Global supply chain activity surges to pre-pandemic levels In Q3, but cash crunch leaves suppliers vulnerable

  • Release of pent-up demand triggers order volume surge in July before falling back in August and September.
  • Trade activity in the Eurozone and the US beats the global average. UK struggles, China plateaus.
  • Rising orders fail to address cash crunch across supplier ecosystems.


SAN FRANCISCO October 20th, 2020 – The number of purchase orders and invoices exchanged across global supply chains rose by 15% in Q3 after falling by a similar margin in Q2, the latest Index of Global Trade Health from Tradeshift can reveal. 


The report, which is based on analysis of transaction data flowing between buyers and suppliers across Tradeshift’s network, suggests activity levels in major supply chain hubs in the West and China are beginning to stabilize after a tumultuous period. Transactions in the Eurozone grew by the greatest margin, up 26% in Q3 as supply chains in the region added further momentum to the recovery Tradeshift saw towards the end of Q2. Trade activity between buyers and suppliers in the US also exceeded the global average, growing by 17% in Q3. 


In the UK, where trade activity levels had dropped by 23% in Q2, the bounceback in transaction volumes during Q3 was much weaker. After a relatively strong July, a significant drop off in activity during August and September meant that UK supply chain activity finished the quarter just 6.1% up on Q2. 


Activity slows as pent-up demand recedes


Other regions also showed signs of a similar slowdown, suggesting the release of pent-up demand after lockdown restrictions eased in the West may have fuelled the early burst of activity across supply chains in July. 


Transactions on the Tradeshift platform surged 24% in July. But month on month activity subsequently fell by 12% in August, before recovering slightly in September.  In China, activity levels across the Tradeshift network looked on course to reach a level not seen since Q4 2019 in July. By September however, total transactions across the region’s supply chains had fallen by more than 18%.


“Global lockdown restrictions created a pressure cooker environment for supply chains,” said Christian Lanng, CEO of Tradeshift.  “When the restrictions began to ease, we saw orders start to surge in June. This momentum continued into July before tailing off rapidly as supply lines normalised. Order volumes on our platform are comfortably ahead of where they were in Q2,  but supply chains will need to hit a higher gear again in Q4 before we can to point to a sustainable recovery. The next few months will be critical.”


Liquidity crunch putting supplier livelihoods at risk


A 20% rise in order volumes during Q3 should provide a welcome cashflow boost to suppliers towards the end of the year. But according to Tradeshift, action may be needed before then to address the current liquidity crisis affecting suppliers. A record fall in order volumes during Q2 meant invoice settlements remained low throughout the quarter. With the average small business having just 27 days of cash in reserve, many will be coming dangerously close to running out of money.


“Lack of digitization in global supply chains makes it very hard to unlock the liquidity that’s owed to suppliers,” said Christian Lanng. “ So, instead of getting paid quickly, suppliers have to wait months before orders translate into cash. We should start to see some of the current liquidity pressure begin to ease in Q4. Whether or not every supplier will make it that far is another question. If ever there was a time to rip up the old playbook and start doing things differently, it is now.”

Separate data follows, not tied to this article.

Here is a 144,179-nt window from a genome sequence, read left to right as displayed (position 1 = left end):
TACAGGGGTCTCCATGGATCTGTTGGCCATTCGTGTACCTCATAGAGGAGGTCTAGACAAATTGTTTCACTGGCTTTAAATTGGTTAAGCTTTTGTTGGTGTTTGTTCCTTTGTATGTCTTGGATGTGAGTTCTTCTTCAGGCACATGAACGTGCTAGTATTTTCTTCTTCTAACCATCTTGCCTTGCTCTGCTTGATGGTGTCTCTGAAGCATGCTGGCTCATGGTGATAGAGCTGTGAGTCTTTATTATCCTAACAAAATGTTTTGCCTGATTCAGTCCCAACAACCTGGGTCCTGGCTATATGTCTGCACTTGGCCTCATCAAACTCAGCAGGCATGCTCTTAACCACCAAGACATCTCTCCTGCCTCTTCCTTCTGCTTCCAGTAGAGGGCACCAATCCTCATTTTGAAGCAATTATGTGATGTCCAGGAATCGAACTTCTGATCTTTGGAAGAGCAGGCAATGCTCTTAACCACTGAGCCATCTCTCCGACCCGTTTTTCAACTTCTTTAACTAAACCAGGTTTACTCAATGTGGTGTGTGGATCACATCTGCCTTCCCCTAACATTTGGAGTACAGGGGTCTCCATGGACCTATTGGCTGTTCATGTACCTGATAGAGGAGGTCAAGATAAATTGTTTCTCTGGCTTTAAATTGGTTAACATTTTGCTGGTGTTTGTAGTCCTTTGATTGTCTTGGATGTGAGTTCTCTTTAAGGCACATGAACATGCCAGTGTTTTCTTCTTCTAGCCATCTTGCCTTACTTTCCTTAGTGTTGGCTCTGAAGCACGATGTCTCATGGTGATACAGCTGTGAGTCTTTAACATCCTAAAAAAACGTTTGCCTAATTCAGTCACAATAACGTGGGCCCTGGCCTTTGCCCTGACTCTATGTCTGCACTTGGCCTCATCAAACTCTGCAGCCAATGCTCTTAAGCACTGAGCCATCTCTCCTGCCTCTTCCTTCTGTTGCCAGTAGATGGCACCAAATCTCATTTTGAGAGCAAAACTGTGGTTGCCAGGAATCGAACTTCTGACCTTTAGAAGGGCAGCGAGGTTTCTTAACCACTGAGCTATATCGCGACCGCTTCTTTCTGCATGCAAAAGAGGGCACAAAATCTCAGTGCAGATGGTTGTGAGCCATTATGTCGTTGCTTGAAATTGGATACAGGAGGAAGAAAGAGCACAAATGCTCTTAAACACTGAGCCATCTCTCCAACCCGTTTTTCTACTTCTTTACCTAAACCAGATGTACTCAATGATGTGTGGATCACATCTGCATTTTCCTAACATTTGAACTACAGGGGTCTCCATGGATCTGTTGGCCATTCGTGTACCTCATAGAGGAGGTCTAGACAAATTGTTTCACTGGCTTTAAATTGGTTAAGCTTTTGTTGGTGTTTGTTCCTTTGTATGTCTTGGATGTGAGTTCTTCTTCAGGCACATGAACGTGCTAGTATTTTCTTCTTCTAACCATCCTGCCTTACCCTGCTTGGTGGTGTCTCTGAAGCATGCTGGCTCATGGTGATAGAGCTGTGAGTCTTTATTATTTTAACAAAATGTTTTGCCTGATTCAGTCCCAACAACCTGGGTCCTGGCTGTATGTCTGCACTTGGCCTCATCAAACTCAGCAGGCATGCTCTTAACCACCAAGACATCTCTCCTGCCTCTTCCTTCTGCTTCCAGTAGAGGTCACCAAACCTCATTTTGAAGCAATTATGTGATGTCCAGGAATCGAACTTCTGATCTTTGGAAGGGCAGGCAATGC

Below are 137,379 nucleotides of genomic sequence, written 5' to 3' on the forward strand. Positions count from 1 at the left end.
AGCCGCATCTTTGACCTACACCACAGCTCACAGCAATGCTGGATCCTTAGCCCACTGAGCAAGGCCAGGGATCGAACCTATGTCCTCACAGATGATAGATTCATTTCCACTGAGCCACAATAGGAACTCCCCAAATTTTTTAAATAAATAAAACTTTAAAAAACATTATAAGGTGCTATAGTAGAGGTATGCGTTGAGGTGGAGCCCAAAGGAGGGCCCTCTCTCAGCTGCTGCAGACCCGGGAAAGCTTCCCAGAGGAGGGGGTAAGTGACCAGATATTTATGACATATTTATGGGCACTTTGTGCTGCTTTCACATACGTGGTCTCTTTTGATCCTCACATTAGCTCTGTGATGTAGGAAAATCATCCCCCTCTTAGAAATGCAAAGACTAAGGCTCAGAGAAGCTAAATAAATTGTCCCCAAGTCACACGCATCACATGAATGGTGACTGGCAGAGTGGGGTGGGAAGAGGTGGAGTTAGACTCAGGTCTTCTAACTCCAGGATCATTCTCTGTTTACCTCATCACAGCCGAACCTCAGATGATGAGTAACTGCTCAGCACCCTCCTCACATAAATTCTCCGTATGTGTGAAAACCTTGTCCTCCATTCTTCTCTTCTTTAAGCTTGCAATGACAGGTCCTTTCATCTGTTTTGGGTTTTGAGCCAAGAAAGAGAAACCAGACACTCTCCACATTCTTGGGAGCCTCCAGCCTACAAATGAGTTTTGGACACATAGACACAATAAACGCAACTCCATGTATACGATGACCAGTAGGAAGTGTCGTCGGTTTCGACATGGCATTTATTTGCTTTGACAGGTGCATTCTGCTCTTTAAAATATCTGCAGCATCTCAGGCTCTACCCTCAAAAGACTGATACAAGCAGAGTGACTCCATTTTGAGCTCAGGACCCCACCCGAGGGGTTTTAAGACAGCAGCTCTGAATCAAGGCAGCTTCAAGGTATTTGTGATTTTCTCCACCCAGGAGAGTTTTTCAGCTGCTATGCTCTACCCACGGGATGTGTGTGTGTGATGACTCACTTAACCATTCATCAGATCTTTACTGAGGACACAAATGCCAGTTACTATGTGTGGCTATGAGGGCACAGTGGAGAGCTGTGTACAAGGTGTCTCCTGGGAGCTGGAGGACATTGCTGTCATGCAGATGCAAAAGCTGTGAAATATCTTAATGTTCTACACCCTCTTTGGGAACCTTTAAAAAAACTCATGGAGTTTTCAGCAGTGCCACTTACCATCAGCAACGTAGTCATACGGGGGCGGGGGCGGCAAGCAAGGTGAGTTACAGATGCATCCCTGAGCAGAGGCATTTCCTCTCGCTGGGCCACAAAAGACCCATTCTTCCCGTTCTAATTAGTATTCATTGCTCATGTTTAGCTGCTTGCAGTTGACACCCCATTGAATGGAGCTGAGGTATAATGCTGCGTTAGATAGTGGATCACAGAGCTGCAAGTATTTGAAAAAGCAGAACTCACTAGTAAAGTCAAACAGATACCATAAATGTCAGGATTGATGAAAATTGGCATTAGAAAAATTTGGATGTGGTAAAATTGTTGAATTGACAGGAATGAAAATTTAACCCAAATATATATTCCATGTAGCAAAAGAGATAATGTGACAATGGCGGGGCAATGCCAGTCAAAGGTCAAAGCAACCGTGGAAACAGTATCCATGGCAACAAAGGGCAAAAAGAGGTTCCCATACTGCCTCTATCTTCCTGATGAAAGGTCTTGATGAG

About the Global Index of Trade Health


Tradeshift’s Global Index of Trade Health is based on analysis of business-to-business transaction volumes (orders processed from buyers and invoices processed from suppliers) across the Tradeshift network during the period of July 1, 2020 through September 30, 2020. For monthly comparisons, we looked at transaction volumes for each month during the third quarter and compared these figures to an average of the monthly transaction volumes we saw on our platform during the second quarter of 2020 (April 1 – July 31). For quarterly comparisons we looked at Tradeshift platform data across the entire third quarter and compared this to data during the same period in Q2. 


About Tradeshift


Tradeshift drives supply chain innovation for the digitally connected economy. As the leader in supply chain payments and marketplaces, the company helps buyers and suppliers digitize all their trade transactions, collaborate on every process, and connect with any supply chain app. More than 1.5 million companies across 190 countries trust Tradeshift to process over half a trillion USD in transaction value, making it the largest global business network for buying and selling. Discover commerce for all at


© 2020 Tradeshift Holdings, Inc. or a Tradeshift affiliate company. All rights reserved. The Tradeshift Global Health of Trade Index and this article are copyrighted works. This document is protected by U.S. and international copyright and intellectual property laws.   It may be linked to and referenced with the following attribution “Tradeshift © 2020 Tradeshift Holdings, Inc.” 


Tradeshift is a registered trademark or trademark of Tradeshift Holdings, Inc. in the United States and/or other jurisdictions. All other marks and names mentioned in this article may be trademarks of their respective companies. 


This article is intended for information purposes only, is based on a segment of industry data and may not prove to be an accurate representation of trade volumes.  Tradeshift makes no warranty or representation as to the accuracy of this information.


PR for Tradeshift


Harry Ronaldson

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